Round 1: A prototype cup was fabricated using existing paper/PE cups and a plastic ice cream cup. Two snap-in lids were cut from cardboard, representing different handling tabs and sipping ports.
This set of prototype components was shared with three individuals on University Hill in Boulder, Colorado.
Videos of testing with the three participants are attached below:
Key insights from the first round of usability testing include:
- The test participants found value in the idea of a single-material cup/lid assembly since it simplifies which bin to place it in for post-processing
- The lid needs to provide better spill protection
- The lid still needs to allow the use of a straw
Round 2: The second prototype consists of a modified paper/PE cup with a 3D-printed rim/shoulder refining the critical cup/lid interface geometry as illustrated in the image below:
The cup shoulder presents a robust 'stop' for lids as they are inserted into the cup. Snapping down past the 'undercut' and against this shoulder feature gives positive feedback that the lid is properly seated in the 'trapping zone'.
Three different lids are shown, each offering an alternative way of addressing the issue of 'spill-resisting' while still offering an appropriately-sized sipping port for both hot and cold beverages. While all of these lids can accommodate straws for end users with that specific need (ex: those who are bed-ridden and must drink while partially reclined), these lids do not require, or encourage, the use of straws to drink from the lidded container.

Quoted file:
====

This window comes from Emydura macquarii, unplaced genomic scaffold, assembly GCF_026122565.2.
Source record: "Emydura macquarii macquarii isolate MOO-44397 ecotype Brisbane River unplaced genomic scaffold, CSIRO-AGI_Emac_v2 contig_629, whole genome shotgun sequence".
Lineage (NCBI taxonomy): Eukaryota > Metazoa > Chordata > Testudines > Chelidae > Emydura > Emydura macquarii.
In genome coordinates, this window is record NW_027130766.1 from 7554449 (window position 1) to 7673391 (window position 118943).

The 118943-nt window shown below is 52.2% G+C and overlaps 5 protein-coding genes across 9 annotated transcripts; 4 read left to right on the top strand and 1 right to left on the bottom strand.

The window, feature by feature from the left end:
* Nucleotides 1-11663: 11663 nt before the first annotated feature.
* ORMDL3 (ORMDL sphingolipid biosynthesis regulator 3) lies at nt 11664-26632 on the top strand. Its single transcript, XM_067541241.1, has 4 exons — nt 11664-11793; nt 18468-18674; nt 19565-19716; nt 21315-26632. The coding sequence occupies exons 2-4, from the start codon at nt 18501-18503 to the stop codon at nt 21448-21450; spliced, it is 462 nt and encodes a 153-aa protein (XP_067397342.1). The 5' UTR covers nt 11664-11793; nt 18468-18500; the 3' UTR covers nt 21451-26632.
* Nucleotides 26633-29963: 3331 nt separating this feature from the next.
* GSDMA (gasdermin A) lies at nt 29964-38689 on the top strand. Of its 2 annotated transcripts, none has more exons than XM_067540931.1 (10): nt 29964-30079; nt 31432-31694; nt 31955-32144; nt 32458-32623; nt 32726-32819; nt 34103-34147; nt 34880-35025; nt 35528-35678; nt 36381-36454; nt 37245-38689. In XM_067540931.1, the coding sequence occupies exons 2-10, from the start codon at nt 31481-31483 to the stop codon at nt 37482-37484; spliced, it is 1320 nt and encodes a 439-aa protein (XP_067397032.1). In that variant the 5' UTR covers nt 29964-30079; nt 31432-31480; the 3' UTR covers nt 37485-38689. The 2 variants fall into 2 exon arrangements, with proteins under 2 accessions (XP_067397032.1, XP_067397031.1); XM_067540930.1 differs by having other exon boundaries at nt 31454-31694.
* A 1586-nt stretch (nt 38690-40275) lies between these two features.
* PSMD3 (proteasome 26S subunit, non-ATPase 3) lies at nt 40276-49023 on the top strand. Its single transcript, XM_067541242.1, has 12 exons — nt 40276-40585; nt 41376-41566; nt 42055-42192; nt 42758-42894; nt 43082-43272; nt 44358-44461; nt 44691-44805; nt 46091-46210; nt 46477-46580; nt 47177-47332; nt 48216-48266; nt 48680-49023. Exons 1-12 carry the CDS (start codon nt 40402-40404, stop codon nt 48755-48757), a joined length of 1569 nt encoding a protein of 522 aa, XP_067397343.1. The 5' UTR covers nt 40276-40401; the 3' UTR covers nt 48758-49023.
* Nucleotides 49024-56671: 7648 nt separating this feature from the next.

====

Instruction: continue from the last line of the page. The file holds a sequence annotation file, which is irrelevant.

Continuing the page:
1. The installed lid incorporates tabs that can be used to grip the lid for installation. The tabs can also be either lifted or pushed in by varying amounts to meter both drink and vent flow rates.
2. The lower left lid illustrates a sipping port that starts small as the cup is tilted for a first sip. After the fluid level and temperature have been safely determined, the cup can be tilted more for a higher flow rate.
3. The lower right lid shows a narrow slot for hot drinks with a flow rate that increases slowly as the cup is tilted up higher. The wide horizontal slot allows for a higher flow rate of cold drinks.
Key insights from the second round of usability testing include:
- The test participant liked the recessed, flat lid as it would allow her to stack cups
- The audible 'snap' when the lid was inserted was important feedback that the lid was securely in place as she was concerned that hot liquid not spill on her while drinking or carrying the cup
- For the non-tabbed lids, graphic indicators should be placed on the lid to guide the user as to which port is more appropriate for either hot or cold liquids
Questions raised, provocations explored and insights received from the usability test participants and the OpenIDEO community as a whole all enriched my design experience and improved this idea through the course of the challenge.
Thanks to all!